DNA analysis of bison fossils suggests that humans moved to North America 13,000 years ago along the Rocky Mountains route.
For years, researchers have debated how the early humans migrated to North America. They already knew humans entered the South 15,000 years ago through a coastal Pacific path, but they were not sure about a second route along the Rocky Mountains. They always suspected that people used that path for migration too, but when and how it was used has long been uncertain.
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Now, new research suggests that the path along the Rocky Mountains was indeed used in North American migration when a lush land corridor was exposed by Canada’s melting ice sheets some 13,000 years ago.
To arrive at the latest conclusion, researches tracked the movements of Ice Age Bison who also used the corridor to migrate north. Then, bison were followed by early humans.
Previous research has shown that the bison populations residing north and south of the ice sheet were genetically different from each other by the time corridor opened. Since the southern bison were different from northern bison, researchers decided to analyze the bison fossils found within the corridor region. So, they can determine when bison from the northern and southern population began to use the path and when they met up in the middle.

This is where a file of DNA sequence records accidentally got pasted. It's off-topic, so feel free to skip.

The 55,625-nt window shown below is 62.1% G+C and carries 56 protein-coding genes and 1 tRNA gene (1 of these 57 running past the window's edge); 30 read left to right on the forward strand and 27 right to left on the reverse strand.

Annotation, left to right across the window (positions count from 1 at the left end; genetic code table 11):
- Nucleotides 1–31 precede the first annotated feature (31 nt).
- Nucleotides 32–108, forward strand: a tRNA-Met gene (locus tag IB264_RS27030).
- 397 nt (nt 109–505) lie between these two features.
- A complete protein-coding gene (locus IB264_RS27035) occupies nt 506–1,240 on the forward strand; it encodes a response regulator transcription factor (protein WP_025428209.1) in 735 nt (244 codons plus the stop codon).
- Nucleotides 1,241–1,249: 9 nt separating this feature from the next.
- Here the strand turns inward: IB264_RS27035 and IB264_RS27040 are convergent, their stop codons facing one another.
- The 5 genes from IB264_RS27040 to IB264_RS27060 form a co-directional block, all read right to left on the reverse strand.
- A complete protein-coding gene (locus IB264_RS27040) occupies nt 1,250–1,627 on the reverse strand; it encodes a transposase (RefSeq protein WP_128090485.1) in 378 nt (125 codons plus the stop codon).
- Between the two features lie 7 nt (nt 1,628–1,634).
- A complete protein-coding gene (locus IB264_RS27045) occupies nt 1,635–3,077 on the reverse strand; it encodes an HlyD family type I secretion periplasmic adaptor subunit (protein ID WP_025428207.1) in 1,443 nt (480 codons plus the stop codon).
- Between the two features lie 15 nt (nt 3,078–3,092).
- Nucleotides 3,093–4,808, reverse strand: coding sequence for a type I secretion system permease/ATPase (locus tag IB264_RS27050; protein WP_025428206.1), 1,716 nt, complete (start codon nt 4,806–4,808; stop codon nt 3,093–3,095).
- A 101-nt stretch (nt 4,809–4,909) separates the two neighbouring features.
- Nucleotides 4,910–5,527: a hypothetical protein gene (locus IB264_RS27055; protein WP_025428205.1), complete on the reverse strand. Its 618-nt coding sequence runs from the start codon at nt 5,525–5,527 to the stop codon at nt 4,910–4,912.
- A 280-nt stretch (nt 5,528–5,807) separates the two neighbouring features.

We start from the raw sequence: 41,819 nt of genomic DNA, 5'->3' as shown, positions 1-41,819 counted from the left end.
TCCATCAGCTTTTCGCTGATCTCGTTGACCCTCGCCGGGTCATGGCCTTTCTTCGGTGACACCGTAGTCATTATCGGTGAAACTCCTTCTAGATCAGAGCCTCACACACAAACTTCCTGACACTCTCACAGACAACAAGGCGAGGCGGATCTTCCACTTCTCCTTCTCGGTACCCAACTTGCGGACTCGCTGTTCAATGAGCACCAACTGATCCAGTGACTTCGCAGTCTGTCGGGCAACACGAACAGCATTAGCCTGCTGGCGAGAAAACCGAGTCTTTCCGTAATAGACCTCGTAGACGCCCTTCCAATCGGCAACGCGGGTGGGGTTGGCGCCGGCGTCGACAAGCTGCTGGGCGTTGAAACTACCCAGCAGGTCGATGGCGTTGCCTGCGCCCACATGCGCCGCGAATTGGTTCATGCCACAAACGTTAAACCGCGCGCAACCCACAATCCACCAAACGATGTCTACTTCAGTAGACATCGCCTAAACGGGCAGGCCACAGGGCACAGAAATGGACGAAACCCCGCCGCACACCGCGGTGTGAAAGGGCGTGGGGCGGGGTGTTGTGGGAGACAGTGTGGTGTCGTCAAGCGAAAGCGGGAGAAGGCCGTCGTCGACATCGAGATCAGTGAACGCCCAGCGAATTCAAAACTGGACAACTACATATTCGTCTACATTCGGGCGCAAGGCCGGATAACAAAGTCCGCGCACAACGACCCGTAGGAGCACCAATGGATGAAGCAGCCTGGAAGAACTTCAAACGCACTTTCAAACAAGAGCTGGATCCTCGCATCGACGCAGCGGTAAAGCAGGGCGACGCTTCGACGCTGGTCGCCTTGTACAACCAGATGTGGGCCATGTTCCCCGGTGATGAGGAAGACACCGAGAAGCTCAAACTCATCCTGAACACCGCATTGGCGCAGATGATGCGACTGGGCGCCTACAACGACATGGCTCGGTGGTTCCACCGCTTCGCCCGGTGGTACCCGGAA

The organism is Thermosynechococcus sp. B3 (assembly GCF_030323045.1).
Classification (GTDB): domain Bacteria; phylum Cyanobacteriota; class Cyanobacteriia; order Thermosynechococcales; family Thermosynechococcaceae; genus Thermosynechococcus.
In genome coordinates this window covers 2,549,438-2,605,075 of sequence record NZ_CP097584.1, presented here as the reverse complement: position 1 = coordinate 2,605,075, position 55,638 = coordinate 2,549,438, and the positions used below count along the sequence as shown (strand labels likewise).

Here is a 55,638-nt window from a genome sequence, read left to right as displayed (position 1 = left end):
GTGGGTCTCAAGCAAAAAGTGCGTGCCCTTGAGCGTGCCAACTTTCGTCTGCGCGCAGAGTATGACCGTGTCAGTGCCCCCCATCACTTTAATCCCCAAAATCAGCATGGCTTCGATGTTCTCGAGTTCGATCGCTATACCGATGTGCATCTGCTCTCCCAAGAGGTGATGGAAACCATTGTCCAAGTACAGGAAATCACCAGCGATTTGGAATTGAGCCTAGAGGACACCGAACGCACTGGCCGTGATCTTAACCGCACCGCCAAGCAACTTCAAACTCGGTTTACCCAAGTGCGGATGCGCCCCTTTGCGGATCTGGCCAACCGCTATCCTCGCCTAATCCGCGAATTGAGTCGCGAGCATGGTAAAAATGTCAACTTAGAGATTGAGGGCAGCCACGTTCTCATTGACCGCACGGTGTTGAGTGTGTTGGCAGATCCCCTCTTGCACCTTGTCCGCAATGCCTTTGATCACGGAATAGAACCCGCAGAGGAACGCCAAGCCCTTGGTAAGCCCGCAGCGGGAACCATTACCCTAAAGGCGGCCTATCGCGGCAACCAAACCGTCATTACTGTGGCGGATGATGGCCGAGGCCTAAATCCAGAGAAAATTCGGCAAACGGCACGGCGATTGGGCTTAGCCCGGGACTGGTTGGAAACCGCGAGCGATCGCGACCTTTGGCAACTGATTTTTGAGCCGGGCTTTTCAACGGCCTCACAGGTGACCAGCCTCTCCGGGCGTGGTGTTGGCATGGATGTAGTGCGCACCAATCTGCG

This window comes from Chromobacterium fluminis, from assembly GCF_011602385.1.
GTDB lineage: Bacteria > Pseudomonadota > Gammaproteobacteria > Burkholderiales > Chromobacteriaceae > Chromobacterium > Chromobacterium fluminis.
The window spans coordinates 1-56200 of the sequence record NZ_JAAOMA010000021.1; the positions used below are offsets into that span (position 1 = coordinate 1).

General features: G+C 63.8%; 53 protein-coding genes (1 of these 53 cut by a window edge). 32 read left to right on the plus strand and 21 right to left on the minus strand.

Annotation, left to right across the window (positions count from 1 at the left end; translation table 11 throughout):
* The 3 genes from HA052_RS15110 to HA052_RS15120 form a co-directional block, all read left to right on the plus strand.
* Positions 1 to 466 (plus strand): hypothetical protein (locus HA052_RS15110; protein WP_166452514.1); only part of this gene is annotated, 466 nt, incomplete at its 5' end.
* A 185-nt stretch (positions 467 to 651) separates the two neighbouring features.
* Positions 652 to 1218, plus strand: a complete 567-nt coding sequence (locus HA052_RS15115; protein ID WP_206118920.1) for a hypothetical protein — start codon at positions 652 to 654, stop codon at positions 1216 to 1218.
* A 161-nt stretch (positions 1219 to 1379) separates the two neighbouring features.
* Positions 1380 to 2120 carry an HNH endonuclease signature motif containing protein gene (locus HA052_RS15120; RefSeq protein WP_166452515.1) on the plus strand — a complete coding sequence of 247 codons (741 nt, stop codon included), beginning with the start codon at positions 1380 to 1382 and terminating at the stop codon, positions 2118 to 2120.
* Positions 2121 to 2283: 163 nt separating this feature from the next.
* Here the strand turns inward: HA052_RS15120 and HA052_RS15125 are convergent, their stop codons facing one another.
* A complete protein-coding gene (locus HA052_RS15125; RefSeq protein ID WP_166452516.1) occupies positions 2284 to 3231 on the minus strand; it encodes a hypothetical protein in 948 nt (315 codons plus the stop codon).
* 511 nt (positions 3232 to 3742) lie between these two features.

Using radioncarbon dating and DNA analysis of the fossils, researchers suggested that both populations of bison overlapped in the corridor by 13,000 years ago.
“The radiocarbon dates told us how old the fossils were, but the key thing was the genetic analysis, because that told us when bison from the northern and southern populations were able to meet within the corridor.” Lead author Peter Heintzman from UC Santa Cruz said.
The research also suggests that south part of the corridor opened first and human migration was mostly from south to north.
“When the corridor opened, people were already living south of there. And because those people were because those people were bison hunters, we can assume they would have followed the bison as they moved north into the corridor.” Co researcher Beth Shapiro said.
The bison of Pleistocene epoch were bigger than the modern-day bison. Both south and north bison populations never interacted to each other due to massive ice sheets until the ice receded and a corridor opened. Bison began to move up and down the corridor after that.
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“Bison fossils are the most widespread Quaternary mammal in western North America and of interest because they survived the extinctions at the end of the Pleistocene, unlike most other North American large animals,” said coauthor Duane Froese. “We were able to sample bison fossils, largely from museum collections, including critical ones from central Alberta that dated to the initial opening of the corridor.”